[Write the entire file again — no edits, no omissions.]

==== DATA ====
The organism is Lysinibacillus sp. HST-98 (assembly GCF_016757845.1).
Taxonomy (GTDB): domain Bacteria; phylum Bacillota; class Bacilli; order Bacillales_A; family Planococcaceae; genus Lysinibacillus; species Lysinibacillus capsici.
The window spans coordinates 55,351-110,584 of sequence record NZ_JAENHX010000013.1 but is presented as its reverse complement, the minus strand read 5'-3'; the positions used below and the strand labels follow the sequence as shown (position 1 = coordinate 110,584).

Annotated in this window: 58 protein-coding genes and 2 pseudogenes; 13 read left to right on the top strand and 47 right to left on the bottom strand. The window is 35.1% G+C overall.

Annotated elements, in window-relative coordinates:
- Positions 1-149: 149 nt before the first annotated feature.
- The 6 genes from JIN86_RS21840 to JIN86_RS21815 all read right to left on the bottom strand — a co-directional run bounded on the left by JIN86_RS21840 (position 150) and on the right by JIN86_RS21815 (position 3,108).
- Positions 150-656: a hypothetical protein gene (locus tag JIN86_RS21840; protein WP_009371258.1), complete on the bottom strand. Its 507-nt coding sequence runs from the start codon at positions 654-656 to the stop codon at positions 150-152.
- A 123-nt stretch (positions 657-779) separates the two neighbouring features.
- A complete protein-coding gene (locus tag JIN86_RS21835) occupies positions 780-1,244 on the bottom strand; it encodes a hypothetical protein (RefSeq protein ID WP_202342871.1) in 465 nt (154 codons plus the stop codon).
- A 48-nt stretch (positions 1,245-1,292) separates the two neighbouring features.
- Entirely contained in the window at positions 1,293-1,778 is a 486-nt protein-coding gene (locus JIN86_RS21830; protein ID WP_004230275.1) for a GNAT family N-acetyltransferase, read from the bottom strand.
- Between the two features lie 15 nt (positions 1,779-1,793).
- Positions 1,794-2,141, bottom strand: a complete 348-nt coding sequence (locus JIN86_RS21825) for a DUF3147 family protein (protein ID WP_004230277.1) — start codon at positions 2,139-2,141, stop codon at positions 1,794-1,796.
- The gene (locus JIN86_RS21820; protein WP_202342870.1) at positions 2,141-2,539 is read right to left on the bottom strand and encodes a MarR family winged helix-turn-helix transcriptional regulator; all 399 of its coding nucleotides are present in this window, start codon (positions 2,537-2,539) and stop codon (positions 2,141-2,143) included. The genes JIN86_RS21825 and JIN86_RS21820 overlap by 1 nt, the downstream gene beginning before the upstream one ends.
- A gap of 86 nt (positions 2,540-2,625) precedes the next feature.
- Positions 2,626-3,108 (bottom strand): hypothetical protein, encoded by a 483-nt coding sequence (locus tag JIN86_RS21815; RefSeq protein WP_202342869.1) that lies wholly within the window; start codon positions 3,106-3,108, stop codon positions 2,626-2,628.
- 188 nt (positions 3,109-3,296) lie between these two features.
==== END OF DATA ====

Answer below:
The organism is Lysinibacillus sp. HST-98 (assembly GCF_016757845.1).
Taxonomy (GTDB): domain Bacteria; phylum Bacillota; class Bacilli; order Bacillales_A; family Planococcaceae; genus Lysinibacillus; species Lysinibacillus capsici.
The window spans coordinates 55,351-110,584 of sequence record NZ_JAENHX010000013.1 but is presented as its reverse complement, the minus strand read 5'-3'; the positions used below and the strand labels follow the sequence as shown (position 1 = coordinate 110,584).

Annotated in this window: 58 protein-coding genes and 2 pseudogenes; 13 read left to right on the top strand and 47 right to left on the bottom strand. The window is 35.1% G+C overall.

Annotated elements, in window-relative coordinates:
- Positions 1-149: 149 nt before the first annotated feature.
- The 6 genes from JIN86_RS21840 to JIN86_RS21815 all read right to left on the bottom strand — a co-directional run bounded on the left by JIN86_RS21840 (position 150) and on the right by JIN86_RS21815 (position 3,108).
- Positions 150-656: a hypothetical protein gene (locus tag JIN86_RS21840; protein WP_009371258.1), complete on the bottom strand. Its 507-nt coding sequence runs from the start codon at positions 654-656 to the stop codon at positions 150-152.
- A 123-nt stretch (positions 657-779) separates the two neighbouring features.
- A complete protein-coding gene (locus tag JIN86_RS21835) occupies positions 780-1,244 on the bottom strand; it encodes a hypothetical protein (RefSeq protein ID WP_202342871.1) in 465 nt (154 codons plus the stop codon).
- A 48-nt stretch (positions 1,245-1,292) separates the two neighbouring features.
- Entirely contained in the window at positions 1,293-1,778 is a 486-nt protein-coding gene (locus JIN86_RS21830; protein ID WP_004230275.1) for a GNAT family N-acetyltransferase, read from the bottom strand.
- Between the two features lie 15 nt (positions 1,779-1,793).
- Positions 1,794-2,141, bottom strand: a complete 348-nt coding sequence (locus JIN86_RS21825) for a DUF3147 family protein (protein ID WP_004230277.1) — start codon at positions 2,139-2,141, stop codon at positions 1,794-1,796.
- The gene (locus JIN86_RS21820; protein WP_202342870.1) at positions 2,141-2,539 is read right to left on the bottom strand and encodes a MarR family winged helix-turn-helix transcriptional regulator; all 399 of its coding nucleotides are present in this window, start codon (positions 2,537-2,539) and stop codon (positions 2,141-2,143) included. The genes JIN86_RS21825 and JIN86_RS21820 overlap by 1 nt, the downstream gene beginning before the upstream one ends.
- A gap of 86 nt (positions 2,540-2,625) precedes the next feature.
- Positions 2,626-3,108 (bottom strand): hypothetical protein, encoded by a 483-nt coding sequence (locus tag JIN86_RS21815; RefSeq protein WP_202342869.1) that lies wholly within the window; start codon positions 3,106-3,108, stop codon positions 2,626-2,628.
- 188 nt (positions 3,109-3,296) lie between these two features.